South Carolina's players had been coached well.
They weren't about to say anything bombastic. It's Clemson week. Anything they say could wind up on a bulletin board, or whatever the 2016 digital equivalent of that is.
They were going to respect the Tigers, a strong and talented outfit on both sides of the ball. But that didn't stop running back David Williams from laying out how things stand.
"They've got a lot to lose," Williams said. "We've got more to gain, and we don't really have a lot of pressure on us."
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So what would it mean to deal a near-fatal blow to Clemson's playoff hopes?
"That's the goal," Williams said. "That's the goal to get there. You get a win, you win the state, people are going to remember it."
Some of the Gamecocks grew up steeped in the Palmetto State rivalry, but a great many did not. It's known beyond South Carolina's borders, but like any good feud, neither fully felt nor appreciated until in the thick of it.
So many got their first introduction quickly.
"That was when I first stepped on campus," tight end Hayden Hurst said. "You see 'Beat Clemson,' Clemsux, all that sort of stuff around campus, and it's like you start to understand the history around it and the level of the rivalry."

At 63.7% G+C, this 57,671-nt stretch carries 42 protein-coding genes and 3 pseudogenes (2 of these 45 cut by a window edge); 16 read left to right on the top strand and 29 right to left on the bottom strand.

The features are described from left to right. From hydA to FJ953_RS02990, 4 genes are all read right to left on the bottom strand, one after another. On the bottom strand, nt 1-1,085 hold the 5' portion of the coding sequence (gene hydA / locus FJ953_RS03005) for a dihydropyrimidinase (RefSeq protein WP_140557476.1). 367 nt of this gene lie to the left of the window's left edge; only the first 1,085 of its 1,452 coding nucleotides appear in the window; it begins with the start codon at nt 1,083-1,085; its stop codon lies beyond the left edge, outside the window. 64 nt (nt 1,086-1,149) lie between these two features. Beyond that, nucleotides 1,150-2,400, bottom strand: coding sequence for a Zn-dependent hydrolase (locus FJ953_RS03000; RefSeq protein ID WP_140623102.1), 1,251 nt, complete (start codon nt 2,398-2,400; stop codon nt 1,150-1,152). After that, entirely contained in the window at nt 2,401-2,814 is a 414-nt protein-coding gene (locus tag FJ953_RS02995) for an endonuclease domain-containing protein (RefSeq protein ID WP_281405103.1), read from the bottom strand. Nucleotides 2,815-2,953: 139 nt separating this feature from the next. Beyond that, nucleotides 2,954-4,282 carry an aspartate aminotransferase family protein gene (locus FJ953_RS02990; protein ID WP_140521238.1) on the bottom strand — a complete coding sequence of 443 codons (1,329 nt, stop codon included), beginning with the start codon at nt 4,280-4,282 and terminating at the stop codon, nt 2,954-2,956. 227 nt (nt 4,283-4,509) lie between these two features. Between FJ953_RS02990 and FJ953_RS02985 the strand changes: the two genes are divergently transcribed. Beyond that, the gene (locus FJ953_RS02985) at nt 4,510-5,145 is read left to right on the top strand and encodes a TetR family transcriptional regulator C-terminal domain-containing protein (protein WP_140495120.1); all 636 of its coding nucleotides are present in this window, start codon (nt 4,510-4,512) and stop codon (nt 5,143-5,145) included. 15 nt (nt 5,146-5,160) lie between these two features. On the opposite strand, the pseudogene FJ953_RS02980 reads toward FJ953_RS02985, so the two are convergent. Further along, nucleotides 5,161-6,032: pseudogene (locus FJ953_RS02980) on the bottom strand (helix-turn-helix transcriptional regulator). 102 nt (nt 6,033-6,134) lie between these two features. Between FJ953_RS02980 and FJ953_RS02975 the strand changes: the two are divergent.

Defensive end Marquavius Lewis grew up in Greenwood, a town about equidistant from Clemson and Columbia. He said the town's loyalties mirror that, and while he watched several compatriots go on to become Gamecocks, he played for a coach from the Upstate, who had a decided Clemson lean.
Like several South Carolina players, the Tigers had offered him, but they didn't talk to him much after extending it.
Seniors have already started warning younger players what to expect up in Death Valley, an atmosphere that should be oppressive with fans that have time to get in the proper state of mind for a 7:30 p.m. kickoff. Tailback A.J. Turner said he asked about it, having never played up there, but only said he expects it to be interesting.
When linebacker Bryson Allen-Williams goes out in Gamecocks football gear, he said people will stop him. They tell him, "Beat Clemson."
"That's all you hear in Columbia," Allen-Williams said. "A lot of people at the beginning of the season, they said we really don't care what you do this year, as long as you beat Clemson. That means a lot because no one wants to have a losing season. Going out and beating your rival, that's huge, that's amazing."
Gamecocks coach Will Muschamp is going into his first edition of the rivalry, and while he didn't say too much weight went on it, the players saw this week coming a long time before it came.
"Every day before we break down meetings, (we say) beat the east, win the state," Hurst said. "That's a huge game for people around here. He's addressed it since day one.
"This game has been circled on everyone's schedule since we kicked off in September."